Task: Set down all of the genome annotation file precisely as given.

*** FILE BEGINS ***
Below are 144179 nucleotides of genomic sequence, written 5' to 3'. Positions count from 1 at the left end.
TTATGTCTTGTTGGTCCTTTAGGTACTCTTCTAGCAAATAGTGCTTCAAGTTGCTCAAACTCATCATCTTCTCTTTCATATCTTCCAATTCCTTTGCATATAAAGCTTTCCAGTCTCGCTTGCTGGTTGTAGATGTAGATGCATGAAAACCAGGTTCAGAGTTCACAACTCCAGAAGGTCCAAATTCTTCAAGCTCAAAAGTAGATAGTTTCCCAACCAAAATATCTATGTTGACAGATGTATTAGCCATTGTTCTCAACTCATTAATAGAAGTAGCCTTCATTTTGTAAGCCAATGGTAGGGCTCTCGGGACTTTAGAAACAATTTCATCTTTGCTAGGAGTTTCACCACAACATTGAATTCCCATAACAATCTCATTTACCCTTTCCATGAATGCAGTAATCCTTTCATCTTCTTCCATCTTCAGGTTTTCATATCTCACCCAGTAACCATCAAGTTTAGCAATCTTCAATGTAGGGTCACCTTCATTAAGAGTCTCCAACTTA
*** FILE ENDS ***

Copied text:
Below are 144179 nucleotides of genomic sequence, written 5' to 3'. Positions count from 1 at the left end.
TTATGTCTTGTTGGTCCTTTAGGTACTCTTCTAGCAAATAGTGCTTCAAGTTGCTCAAACTCATCATCTTCTCTTTCATATCTTCCAATTCCTTTGCATATAAAGCTTTCCAGTCTCGCTTGCTGGTTGTAGATGTAGATGCATGAAAACCAGGTTCAGAGTTCACAACTCCAGAAGGTCCAAATTCTTCAAGCTCAAAAGTAGATAGTTTCCCAACCAAAATATCTATGTTGACAGATGTATTAGCCATTGTTCTCAACTCATTAATAGAAGTAGCCTTCATTTTGTAAGCCAATGGTAGGGCTCTCGGGACTTTAGAAACAATTTCATCTTTGCTAGGAGTTTCACCACAACATTGAATTCCCATAACAATCTCATTTACCCTTTCCATGAATGCAGTAATCCTTTCATCTTCTTCCATCTTCAGGTTTTCATATCTCACCCAGTAACCATCAAGTTTAGCAATCTTCAATGTAGGGTCACCTTCATTAAGAGTCTCCAACTTA